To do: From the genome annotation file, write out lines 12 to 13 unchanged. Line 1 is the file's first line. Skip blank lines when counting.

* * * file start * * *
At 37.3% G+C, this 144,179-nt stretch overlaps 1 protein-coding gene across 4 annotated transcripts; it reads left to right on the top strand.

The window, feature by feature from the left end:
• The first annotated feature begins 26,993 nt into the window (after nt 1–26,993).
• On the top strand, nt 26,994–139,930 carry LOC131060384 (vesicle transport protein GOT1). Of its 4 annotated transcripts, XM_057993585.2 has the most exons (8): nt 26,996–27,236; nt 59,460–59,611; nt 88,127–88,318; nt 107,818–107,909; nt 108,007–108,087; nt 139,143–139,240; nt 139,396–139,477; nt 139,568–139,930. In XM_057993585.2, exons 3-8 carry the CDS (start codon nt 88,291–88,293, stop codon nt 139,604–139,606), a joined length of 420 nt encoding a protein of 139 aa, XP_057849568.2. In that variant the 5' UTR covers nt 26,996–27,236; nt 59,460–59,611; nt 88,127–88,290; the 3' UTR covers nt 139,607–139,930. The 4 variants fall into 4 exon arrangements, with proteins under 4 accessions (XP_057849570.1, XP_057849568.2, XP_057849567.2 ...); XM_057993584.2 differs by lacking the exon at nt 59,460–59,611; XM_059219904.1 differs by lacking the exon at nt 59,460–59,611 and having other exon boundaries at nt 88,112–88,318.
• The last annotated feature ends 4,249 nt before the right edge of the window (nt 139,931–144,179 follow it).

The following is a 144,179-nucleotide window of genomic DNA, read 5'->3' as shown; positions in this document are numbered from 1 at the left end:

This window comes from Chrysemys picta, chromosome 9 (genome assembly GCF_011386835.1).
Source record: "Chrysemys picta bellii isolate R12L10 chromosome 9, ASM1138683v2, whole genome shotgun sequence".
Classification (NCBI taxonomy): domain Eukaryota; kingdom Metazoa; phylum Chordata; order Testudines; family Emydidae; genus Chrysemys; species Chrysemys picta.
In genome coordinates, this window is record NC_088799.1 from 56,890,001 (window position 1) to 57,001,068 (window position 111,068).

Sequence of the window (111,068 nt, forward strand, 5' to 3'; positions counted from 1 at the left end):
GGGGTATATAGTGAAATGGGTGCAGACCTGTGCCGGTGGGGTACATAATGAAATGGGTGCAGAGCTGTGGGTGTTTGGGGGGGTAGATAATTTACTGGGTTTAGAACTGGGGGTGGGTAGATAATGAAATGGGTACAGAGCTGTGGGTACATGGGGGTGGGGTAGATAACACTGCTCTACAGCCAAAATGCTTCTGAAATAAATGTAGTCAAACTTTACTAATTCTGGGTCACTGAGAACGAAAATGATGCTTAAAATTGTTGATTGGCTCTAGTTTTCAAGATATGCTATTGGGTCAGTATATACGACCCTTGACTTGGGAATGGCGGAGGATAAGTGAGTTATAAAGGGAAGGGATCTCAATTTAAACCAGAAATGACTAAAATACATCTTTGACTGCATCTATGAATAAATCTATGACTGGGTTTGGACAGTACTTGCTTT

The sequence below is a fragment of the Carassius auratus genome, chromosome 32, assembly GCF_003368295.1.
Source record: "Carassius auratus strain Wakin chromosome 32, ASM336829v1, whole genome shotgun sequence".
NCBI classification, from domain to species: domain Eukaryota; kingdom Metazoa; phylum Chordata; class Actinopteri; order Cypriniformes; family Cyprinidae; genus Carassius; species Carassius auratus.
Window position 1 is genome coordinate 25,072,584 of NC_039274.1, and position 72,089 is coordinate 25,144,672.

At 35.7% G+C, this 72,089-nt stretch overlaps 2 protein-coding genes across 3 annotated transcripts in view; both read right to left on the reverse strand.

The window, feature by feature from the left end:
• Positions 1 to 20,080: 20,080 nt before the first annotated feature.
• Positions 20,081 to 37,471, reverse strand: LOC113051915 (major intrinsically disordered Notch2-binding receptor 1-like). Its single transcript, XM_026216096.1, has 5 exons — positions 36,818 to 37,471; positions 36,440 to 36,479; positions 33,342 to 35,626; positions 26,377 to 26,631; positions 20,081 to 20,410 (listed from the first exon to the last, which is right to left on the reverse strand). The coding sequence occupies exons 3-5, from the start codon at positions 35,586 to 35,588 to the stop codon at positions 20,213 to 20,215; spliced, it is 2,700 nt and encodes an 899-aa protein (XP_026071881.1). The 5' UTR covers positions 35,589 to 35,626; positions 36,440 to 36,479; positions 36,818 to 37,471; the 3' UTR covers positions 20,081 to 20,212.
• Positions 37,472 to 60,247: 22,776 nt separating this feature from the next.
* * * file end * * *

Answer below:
GGGGTATATAGTGAAATGGGTGCAGACCTGTGCCGGTGGGGTACATAATGAAATGGGTGCAGAGCTGTGGGTGTTTGGGGGGGTAGATAATTTACTGGGTTTAGAACTGGGGGTGGGTAGATAATGAAATGGGTACAGAGCTGTGGGTACATGGGGGTGGGGTAGATAACACTGCTCTACAGCCAAAATGCTTCTGAAATAAATGTAGTCAAACTTTACTAATTCTGGGTCACTGAGAACGAAAATGATGCTTAAAATTGTTGATTGGCTCTAGTTTTCAAGATATGCTATTGGGTCAGTATATACGACCCTTGACTTGGGAATGGCGGAGGATAAGTGAGTTATAAAGGGAAGGGATCTCAATTTAAACCAGAAATGACTAAAATACATCTTTGACTGCATCTATGAATAAATCTATGACTGGGTTTGGACAGTACTTGCTTT

The sequence below is a fragment of the Carassius auratus genome, chromosome 32, assembly GCF_003368295.1.